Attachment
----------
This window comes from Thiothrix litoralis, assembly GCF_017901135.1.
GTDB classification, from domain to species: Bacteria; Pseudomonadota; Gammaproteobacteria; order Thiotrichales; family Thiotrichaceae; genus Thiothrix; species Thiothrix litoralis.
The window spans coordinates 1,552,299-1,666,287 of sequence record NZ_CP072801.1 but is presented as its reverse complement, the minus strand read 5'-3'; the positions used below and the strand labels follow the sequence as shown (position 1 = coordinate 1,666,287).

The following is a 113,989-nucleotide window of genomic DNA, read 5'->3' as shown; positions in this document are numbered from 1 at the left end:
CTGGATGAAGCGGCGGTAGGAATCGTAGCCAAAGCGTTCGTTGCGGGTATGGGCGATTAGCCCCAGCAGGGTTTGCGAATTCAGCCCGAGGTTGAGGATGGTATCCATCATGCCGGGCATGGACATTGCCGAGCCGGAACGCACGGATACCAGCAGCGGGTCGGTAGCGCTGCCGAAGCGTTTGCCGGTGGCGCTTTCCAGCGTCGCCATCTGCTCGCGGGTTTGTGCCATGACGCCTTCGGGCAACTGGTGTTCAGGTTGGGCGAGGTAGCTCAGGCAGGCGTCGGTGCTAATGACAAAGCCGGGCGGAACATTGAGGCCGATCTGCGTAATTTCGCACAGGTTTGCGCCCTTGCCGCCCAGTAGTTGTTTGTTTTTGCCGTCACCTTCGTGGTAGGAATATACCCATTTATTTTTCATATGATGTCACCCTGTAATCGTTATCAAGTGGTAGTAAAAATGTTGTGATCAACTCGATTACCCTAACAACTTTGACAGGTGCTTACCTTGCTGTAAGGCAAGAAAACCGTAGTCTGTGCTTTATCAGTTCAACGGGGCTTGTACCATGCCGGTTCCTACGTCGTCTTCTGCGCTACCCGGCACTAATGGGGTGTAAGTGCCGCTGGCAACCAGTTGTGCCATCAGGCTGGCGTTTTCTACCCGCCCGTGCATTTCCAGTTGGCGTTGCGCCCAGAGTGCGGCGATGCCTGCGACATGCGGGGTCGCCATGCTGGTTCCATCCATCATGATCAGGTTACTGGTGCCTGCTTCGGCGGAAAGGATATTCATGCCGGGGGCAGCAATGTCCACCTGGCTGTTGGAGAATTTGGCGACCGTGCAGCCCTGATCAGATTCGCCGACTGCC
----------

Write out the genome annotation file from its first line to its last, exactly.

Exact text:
This window comes from Thiothrix litoralis, assembly GCF_017901135.1.
GTDB classification, from domain to species: Bacteria; Pseudomonadota; Gammaproteobacteria; order Thiotrichales; family Thiotrichaceae; genus Thiothrix; species Thiothrix litoralis.
The window spans coordinates 1,552,299-1,666,287 of sequence record NZ_CP072801.1 but is presented as its reverse complement, the minus strand read 5'-3'; the positions used below and the strand labels follow the sequence as shown (position 1 = coordinate 1,666,287).

The following is a 113,989-nucleotide window of genomic DNA, read 5'->3' as shown; positions in this document are numbered from 1 at the left end:
CTGGATGAAGCGGCGGTAGGAATCGTAGCCAAAGCGTTCGTTGCGGGTATGGGCGATTAGCCCCAGCAGGGTTTGCGAATTCAGCCCGAGGTTGAGGATGGTATCCATCATGCCGGGCATGGACATTGCCGAGCCGGAACGCACGGATACCAGCAGCGGGTCGGTAGCGCTGCCGAAGCGTTTGCCGGTGGCGCTTTCCAGCGTCGCCATCTGCTCGCGGGTTTGTGCCATGACGCCTTCGGGCAACTGGTGTTCAGGTTGGGCGAGGTAGCTCAGGCAGGCGTCGGTGCTAATGACAAAGCCGGGCGGAACATTGAGGCCGATCTGCGTAATTTCGCACAGGTTTGCGCCCTTGCCGCCCAGTAGTTGTTTGTTTTTGCCGTCACCTTCGTGGTAGGAATATACCCATTTATTTTTCATATGATGTCACCCTGTAATCGTTATCAAGTGGTAGTAAAAATGTTGTGATCAACTCGATTACCCTAACAACTTTGACAGGTGCTTACCTTGCTGTAAGGCAAGAAAACCGTAGTCTGTGCTTTATCAGTTCAACGGGGCTTGTACCATGCCGGTTCCTACGTCGTCTTCTGCGCTACCCGGCACTAATGGGGTGTAAGTGCCGCTGGCAACCAGTTGTGCCATCAGGCTGGCGTTTTCTACCCGCCCGTGCATTTCCAGTTGGCGTTGCGCCCAGAGTGCGGCGATGCCTGCGACATGCGGGGTCGCCATGCTGGTTCCATCCATCATGATCAGGTTACTGGTGCCTGCTTCGGCGGAAAGGATATTCATGCCGGGGGCAGCAATGTCCACCTGGCTGTTGGAGAATTTGGCGACCGTGCAGCCCTGATCAGATTCGCCGACTGCC